The email from “Norton Protection” stated that I owed $999.99, which was “successfully charged and will appear on your bank statement in 24-48 hours”. Although I have an account with a leading cybersecurity company, I have never paid so much for their products. To “cancel” the charge, I was asked to call a number, conveniently highlighted in yellow.
All it took to track my fake debt email was a simple search engine query for the invoice phone number. He was based in Hawaii. Unfortunately, perhaps, for real Norton helpdesk employees, they’re probably not stationed in Aloha State.
In a nation awash in real debt – with the average American owing around $90,000 – it’s no surprise that “phantom debt” is one of the hottest scams.
Millions of people are being tricked into these tricks and unwittingly giving up credit and banking information – especially as the hardships of the pandemic continue – which opens the door to mass thefts. According to consumerfraudreporting.org, fake debt tops the list of the most common consumer scams. According to the Consumer Financial Protection Bureau, four out of ten consumer complaints are related to these scams.
Given the wide variety of debt Americans rack up, fake debt scammers can work from a variety of angles, according to the Federal Trade Commission, which tracks and tries to police the worst scams.
Some cyberthieves hunt down victims of delinquent student loans, even though federal college borrowers have been granted reprieve due to the pandemic. Others focus on unpaid mortgages, car payments, or credit card debt. Fake IDs are commonplace: some scammers claim to be from the IRS, law firms, and major retailers. Some heartless phantom debt dealers even call people who have recently lost a family member to “collect” a non-existent bill.
Although 2021 numbers are not yet available, in 2020 the FTC received more than 53,000 improper debt collection complaints, an 8% increase from the previous year. (This figure includes both scammers and particularly aggressive efforts to collect actual debts.) Things could get worse. As AARP notes, “A federal rule change that went into effect in November 2021 allows collectors to contact debtors by email, text, or direct message on social media as well as by phone (previously the only method sanctioned), opening up new avenues for fake debt fraudsters to achieve their goals.”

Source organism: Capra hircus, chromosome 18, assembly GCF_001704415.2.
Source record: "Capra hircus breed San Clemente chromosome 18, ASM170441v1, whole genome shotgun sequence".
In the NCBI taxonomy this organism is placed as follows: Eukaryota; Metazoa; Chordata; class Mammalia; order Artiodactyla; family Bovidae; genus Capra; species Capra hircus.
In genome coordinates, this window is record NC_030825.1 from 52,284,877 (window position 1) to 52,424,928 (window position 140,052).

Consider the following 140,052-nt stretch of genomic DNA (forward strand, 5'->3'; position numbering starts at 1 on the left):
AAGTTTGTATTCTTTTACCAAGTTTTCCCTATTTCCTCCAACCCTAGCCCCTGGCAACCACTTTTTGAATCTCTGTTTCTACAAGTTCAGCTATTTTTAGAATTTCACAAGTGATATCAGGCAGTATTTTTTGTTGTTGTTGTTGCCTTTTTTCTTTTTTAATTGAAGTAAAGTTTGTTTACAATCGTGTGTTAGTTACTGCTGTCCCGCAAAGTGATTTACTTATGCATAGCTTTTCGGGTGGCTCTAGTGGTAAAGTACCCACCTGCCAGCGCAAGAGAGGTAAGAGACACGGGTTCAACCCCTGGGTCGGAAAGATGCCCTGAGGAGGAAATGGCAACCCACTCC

When they have potential victims on the phone, they play hardball threatening criminal charges and bogus charges, but the goal is always the same: to get money and personal financial information. Those who use credit cards to pay their phantom debts can rely on the fact that their numbers will be used for other transactions and their personal information will be used or sold to other scammers by the scammers. As a rule, they never provide specific debt details – after all, it’s fake – and they try to scam victims with one call. If you try to call them back, you will get a “dummy” callback number which is illegitimate.
People over 60 are prime targets because they are more likely to answer their phones and respond to emails that may not look like spam. The FBI’s Internet Crime Complaint Center (IC3) lists as common lines of attack against older Americans “extortion, identity theft, and related techniques such as phishing.” [email initiated fraud]vishing [telephone initiated fraud]crash [text initiated fraud] and pharmacy [redirecting people from a legitimate to an illegitimate website].”
In IC3’s 2020 Elder Fraud report, the agency said it “received a total of 791,790 complaints with reported losses exceeding $4.1 billion.” According to the information provided in the complaints, around 28% of the total losses due to fraud were suffered by victims over the age of 60 – who represent less than 20% of the population – resulting in losses of around 1 billion dollars for the elderly. This represents an increase of approximately $300 million in reported losses in 2020 compared to what was reported by victims over the age of 60 in 2019.”